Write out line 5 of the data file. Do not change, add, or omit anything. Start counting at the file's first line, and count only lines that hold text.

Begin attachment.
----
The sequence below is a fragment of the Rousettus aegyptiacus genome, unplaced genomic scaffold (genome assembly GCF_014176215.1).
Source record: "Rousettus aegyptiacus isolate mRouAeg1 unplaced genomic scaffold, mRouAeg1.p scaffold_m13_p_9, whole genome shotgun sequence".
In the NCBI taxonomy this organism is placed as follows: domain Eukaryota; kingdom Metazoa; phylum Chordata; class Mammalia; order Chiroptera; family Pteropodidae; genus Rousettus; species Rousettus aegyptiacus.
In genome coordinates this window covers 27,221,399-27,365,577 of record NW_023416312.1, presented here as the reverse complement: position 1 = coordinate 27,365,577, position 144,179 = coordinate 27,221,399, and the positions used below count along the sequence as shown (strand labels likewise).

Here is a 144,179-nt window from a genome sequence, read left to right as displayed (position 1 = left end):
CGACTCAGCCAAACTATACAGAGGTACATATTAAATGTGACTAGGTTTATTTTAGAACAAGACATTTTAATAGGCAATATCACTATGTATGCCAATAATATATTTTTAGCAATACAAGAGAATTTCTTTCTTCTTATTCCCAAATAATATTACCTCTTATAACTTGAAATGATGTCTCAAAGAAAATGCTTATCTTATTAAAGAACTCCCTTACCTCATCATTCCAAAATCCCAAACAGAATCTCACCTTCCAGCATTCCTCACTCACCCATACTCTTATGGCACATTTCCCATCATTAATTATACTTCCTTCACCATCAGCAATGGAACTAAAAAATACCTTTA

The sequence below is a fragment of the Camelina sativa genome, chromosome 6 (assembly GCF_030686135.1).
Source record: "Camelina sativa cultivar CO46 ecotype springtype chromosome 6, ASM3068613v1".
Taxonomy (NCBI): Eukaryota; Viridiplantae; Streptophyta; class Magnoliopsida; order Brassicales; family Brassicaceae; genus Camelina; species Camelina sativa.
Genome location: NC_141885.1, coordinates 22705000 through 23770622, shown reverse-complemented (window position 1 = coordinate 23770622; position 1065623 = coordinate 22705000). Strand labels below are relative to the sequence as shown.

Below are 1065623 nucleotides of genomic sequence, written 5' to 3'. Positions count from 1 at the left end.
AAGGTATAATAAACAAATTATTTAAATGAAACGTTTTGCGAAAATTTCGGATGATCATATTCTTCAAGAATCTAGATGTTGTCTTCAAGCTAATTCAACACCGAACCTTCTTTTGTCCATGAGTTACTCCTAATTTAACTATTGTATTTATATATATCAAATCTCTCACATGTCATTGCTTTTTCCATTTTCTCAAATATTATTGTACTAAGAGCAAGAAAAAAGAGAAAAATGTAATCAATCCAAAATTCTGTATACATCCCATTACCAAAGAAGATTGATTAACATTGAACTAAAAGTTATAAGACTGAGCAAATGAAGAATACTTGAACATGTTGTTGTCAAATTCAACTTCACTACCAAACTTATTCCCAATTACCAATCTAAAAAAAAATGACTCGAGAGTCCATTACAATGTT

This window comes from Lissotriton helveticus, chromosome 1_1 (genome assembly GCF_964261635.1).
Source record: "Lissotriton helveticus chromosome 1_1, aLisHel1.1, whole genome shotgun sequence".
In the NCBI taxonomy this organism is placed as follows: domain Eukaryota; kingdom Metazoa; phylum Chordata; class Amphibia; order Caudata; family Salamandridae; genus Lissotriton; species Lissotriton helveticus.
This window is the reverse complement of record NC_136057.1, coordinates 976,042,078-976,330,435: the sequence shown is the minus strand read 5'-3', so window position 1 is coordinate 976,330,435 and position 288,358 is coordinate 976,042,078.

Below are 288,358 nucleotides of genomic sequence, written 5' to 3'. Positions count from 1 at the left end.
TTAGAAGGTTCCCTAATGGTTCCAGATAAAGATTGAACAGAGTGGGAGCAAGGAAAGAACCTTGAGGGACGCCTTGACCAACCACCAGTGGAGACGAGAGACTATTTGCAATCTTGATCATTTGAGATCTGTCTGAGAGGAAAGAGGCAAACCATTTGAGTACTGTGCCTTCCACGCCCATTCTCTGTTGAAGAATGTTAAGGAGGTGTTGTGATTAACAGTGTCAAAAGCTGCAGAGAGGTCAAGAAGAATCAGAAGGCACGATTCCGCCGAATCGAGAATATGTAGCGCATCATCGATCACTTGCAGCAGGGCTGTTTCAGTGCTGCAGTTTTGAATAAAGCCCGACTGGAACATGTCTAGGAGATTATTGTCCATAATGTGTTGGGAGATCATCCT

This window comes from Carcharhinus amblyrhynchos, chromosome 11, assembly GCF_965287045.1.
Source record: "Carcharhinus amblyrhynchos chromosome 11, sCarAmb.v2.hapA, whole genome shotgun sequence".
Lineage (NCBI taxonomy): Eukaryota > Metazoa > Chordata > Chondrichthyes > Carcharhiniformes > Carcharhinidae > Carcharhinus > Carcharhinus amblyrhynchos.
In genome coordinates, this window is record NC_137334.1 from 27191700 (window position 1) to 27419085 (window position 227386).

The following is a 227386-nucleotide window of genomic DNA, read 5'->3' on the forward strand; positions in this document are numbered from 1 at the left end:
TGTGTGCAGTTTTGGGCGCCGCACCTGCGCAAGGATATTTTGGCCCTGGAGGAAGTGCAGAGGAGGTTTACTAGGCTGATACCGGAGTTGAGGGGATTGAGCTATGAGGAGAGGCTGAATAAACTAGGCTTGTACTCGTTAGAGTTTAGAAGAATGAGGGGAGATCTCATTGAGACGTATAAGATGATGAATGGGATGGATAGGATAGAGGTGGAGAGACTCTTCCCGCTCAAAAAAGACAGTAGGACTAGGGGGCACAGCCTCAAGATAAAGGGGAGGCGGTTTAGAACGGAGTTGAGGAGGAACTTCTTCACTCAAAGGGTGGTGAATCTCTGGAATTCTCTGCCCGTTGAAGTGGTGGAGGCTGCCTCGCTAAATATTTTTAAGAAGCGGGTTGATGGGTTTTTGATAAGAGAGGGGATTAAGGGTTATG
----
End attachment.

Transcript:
Here is a 144,179-nt window from a genome sequence, read left to right as displayed (position 1 = left end):